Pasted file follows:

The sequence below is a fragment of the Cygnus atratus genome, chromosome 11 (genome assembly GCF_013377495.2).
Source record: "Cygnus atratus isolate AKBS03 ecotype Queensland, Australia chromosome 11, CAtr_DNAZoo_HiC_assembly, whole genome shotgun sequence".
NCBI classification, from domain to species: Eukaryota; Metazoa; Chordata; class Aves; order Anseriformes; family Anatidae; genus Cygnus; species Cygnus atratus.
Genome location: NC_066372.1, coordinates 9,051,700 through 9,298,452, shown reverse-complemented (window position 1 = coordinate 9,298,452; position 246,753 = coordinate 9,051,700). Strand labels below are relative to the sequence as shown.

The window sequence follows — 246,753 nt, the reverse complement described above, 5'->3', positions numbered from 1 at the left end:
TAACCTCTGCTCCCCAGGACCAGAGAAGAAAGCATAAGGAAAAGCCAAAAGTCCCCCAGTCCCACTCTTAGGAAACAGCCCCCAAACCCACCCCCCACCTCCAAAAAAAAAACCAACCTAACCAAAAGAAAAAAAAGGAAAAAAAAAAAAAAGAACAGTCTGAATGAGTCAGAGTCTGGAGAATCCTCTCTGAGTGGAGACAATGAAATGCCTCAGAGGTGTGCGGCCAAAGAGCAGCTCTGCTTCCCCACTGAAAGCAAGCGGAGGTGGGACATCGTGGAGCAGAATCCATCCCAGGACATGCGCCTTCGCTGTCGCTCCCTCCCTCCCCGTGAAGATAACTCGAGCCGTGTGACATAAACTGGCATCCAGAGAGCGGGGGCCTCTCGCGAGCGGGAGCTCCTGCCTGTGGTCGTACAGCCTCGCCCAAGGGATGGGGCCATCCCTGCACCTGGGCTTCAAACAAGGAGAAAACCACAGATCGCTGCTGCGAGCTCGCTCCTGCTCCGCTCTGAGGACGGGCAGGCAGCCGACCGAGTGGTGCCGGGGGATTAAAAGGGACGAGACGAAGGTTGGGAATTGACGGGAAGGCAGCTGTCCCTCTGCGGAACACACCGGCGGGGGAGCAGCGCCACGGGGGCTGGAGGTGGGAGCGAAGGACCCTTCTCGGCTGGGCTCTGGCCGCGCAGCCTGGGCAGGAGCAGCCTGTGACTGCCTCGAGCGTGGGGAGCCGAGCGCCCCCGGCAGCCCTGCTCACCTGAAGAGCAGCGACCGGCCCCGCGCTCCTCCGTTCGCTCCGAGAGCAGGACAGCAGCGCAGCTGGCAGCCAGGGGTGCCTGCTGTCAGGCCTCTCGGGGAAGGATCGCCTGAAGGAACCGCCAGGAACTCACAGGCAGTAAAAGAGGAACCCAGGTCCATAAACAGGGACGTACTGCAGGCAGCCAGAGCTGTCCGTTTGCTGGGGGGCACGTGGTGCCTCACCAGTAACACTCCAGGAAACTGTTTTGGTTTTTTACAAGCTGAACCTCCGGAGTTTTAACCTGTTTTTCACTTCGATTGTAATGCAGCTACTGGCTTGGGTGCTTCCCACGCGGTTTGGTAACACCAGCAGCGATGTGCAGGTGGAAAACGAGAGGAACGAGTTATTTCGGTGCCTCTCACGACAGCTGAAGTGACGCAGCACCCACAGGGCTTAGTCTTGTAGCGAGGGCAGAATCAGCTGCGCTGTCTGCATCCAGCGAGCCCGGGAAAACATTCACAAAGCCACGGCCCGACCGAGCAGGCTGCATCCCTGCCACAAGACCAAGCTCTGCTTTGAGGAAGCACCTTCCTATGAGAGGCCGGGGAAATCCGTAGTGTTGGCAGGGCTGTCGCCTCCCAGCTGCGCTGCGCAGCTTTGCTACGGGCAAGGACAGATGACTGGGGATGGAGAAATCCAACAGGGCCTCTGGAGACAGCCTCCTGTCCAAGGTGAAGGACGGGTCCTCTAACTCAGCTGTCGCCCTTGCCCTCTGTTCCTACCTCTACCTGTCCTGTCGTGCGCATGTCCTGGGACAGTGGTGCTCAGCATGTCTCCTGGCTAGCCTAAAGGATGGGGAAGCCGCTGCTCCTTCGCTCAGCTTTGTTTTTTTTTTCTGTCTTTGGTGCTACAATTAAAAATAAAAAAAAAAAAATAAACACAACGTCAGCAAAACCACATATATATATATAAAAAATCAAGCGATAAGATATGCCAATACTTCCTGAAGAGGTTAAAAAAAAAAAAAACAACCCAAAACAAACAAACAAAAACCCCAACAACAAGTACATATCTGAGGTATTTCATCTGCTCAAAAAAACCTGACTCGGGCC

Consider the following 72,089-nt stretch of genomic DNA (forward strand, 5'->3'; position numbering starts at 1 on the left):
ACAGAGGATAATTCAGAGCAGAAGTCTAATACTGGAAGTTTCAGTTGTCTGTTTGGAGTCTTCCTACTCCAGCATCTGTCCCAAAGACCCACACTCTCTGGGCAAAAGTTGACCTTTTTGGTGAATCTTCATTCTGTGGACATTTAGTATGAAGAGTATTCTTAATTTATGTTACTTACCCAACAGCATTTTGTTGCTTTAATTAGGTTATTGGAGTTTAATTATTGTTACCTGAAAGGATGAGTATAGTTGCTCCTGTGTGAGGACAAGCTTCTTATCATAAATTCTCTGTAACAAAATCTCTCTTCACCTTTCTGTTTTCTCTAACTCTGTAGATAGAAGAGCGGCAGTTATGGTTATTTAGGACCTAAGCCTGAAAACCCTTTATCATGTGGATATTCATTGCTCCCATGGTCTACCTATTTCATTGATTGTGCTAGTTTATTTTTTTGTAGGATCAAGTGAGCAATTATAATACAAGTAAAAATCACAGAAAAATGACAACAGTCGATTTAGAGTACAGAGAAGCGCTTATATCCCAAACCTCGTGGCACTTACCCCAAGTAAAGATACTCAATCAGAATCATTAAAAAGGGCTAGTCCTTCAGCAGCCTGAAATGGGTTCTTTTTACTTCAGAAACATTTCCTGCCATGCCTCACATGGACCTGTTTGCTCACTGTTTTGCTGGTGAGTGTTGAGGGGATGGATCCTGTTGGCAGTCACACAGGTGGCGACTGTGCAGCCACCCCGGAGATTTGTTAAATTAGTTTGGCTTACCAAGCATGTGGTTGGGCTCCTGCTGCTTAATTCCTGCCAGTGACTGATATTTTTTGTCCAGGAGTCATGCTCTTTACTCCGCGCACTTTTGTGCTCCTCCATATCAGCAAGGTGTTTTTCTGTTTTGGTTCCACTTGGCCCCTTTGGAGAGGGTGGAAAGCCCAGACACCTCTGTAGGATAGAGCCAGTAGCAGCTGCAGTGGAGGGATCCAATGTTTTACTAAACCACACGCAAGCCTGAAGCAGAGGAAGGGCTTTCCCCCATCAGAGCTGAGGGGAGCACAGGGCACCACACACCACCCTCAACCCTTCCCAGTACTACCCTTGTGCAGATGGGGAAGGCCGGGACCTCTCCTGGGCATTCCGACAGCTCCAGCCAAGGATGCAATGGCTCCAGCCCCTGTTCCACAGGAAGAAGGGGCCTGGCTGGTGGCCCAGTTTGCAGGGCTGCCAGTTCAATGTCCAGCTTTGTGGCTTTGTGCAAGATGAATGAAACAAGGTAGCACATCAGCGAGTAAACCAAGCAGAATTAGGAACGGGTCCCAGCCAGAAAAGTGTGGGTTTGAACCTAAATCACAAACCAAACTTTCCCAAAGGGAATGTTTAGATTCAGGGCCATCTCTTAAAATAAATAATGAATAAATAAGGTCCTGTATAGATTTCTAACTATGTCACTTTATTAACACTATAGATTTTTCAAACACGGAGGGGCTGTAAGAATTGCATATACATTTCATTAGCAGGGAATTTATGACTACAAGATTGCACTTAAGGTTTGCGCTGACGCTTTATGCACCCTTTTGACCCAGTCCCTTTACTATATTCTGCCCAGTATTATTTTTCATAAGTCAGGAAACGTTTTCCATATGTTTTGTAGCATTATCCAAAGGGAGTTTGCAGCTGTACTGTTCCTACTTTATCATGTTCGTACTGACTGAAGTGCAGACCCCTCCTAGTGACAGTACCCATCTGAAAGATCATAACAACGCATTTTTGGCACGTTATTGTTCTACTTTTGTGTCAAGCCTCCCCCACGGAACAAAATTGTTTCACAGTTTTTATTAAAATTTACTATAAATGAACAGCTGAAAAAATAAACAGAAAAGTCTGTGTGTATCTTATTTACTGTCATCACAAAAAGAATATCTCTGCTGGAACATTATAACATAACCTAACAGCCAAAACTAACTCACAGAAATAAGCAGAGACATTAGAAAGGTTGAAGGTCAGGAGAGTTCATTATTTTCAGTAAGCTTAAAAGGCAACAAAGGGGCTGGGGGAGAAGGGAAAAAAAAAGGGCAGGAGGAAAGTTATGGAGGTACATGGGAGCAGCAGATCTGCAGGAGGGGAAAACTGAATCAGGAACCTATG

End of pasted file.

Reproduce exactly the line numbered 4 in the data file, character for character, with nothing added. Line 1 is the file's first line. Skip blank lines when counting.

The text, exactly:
Genome location: NC_066372.1, coordinates 9,051,700 through 9,298,452, shown reverse-complemented (window position 1 = coordinate 9,298,452; position 246,753 = coordinate 9,051,700). Strand labels below are relative to the sequence as shown.